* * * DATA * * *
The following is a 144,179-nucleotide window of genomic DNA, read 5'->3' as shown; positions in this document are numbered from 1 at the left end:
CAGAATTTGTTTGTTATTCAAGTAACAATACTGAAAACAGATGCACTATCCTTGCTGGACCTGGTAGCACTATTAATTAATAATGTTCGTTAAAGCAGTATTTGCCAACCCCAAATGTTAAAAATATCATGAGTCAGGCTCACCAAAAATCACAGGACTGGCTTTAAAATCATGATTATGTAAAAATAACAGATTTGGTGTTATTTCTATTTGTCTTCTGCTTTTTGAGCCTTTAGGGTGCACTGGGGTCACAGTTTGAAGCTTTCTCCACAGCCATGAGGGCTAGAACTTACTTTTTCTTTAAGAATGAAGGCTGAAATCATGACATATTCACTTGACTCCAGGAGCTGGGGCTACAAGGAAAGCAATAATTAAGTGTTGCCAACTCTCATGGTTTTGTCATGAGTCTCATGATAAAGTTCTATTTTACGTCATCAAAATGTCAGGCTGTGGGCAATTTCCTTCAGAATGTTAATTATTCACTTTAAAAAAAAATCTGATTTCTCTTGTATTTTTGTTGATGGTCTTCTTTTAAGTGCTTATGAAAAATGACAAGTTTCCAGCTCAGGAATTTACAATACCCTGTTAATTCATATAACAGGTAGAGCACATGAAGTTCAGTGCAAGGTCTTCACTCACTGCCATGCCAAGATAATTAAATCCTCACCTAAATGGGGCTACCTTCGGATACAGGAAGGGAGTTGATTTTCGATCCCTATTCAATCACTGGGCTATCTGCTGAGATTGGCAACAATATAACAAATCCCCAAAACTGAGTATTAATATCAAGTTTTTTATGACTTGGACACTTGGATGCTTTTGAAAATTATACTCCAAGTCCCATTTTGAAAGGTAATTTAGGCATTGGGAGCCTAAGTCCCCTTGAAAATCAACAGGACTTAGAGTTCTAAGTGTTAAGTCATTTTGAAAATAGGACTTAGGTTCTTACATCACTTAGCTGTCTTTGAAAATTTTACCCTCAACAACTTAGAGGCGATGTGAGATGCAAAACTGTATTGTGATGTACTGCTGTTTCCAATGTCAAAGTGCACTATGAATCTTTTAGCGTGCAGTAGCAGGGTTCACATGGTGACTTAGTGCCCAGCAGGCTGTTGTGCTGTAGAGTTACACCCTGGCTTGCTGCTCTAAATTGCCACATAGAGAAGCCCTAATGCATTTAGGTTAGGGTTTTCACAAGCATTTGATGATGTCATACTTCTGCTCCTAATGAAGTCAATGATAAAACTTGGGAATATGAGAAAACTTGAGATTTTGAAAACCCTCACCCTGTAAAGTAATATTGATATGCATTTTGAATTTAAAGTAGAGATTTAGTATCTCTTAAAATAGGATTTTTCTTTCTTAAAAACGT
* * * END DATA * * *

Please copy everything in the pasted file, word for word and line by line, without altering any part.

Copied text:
The following is a 144,179-nucleotide window of genomic DNA, read 5'->3' as shown; positions in this document are numbered from 1 at the left end:
CAGAATTTGTTTGTTATTCAAGTAACAATACTGAAAACAGATGCACTATCCTTGCTGGACCTGGTAGCACTATTAATTAATAATGTTCGTTAAAGCAGTATTTGCCAACCCCAAATGTTAAAAATATCATGAGTCAGGCTCACCAAAAATCACAGGACTGGCTTTAAAATCATGATTATGTAAAAATAACAGATTTGGTGTTATTTCTATTTGTCTTCTGCTTTTTGAGCCTTTAGGGTGCACTGGGGTCACAGTTTGAAGCTTTCTCCACAGCCATGAGGGCTAGAACTTACTTTTTCTTTAAGAATGAAGGCTGAAATCATGACATATTCACTTGACTCCAGGAGCTGGGGCTACAAGGAAAGCAATAATTAAGTGTTGCCAACTCTCATGGTTTTGTCATGAGTCTCATGATAAAGTTCTATTTTACGTCATCAAAATGTCAGGCTGTGGGCAATTTCCTTCAGAATGTTAATTATTCACTTTAAAAAAAAATCTGATTTCTCTTGTATTTTTGTTGATGGTCTTCTTTTAAGTGCTTATGAAAAATGACAAGTTTCCAGCTCAGGAATTTACAATACCCTGTTAATTCATATAACAGGTAGAGCACATGAAGTTCAGTGCAAGGTCTTCACTCACTGCCATGCCAAGATAATTAAATCCTCACCTAAATGGGGCTACCTTCGGATACAGGAAGGGAGTTGATTTTCGATCCCTATTCAATCACTGGGCTATCTGCTGAGATTGGCAACAATATAACAAATCCCCAAAACTGAGTATTAATATCAAGTTTTTTATGACTTGGACACTTGGATGCTTTTGAAAATTATACTCCAAGTCCCATTTTGAAAGGTAATTTAGGCATTGGGAGCCTAAGTCCCCTTGAAAATCAACAGGACTTAGAGTTCTAAGTGTTAAGTCATTTTGAAAATAGGACTTAGGTTCTTACATCACTTAGCTGTCTTTGAAAATTTTACCCTCAACAACTTAGAGGCGATGTGAGATGCAAAACTGTATTGTGATGTACTGCTGTTTCCAATGTCAAAGTGCACTATGAATCTTTTAGCGTGCAGTAGCAGGGTTCACATGGTGACTTAGTGCCCAGCAGGCTGTTGTGCTGTAGAGTTACACCCTGGCTTGCTGCTCTAAATTGCCACATAGAGAAGCCCTAATGCATTTAGGTTAGGGTTTTCACAAGCATTTGATGATGTCATACTTCTGCTCCTAATGAAGTCAATGATAAAACTTGGGAATATGAGAAAACTTGAGATTTTGAAAACCCTCACCCTGTAAAGTAATATTGATATGCATTTTGAATTTAAAGTAGAGATTTAGTATCTCTTAAAATAGGATTTTTCTTTCTTAAAAACGT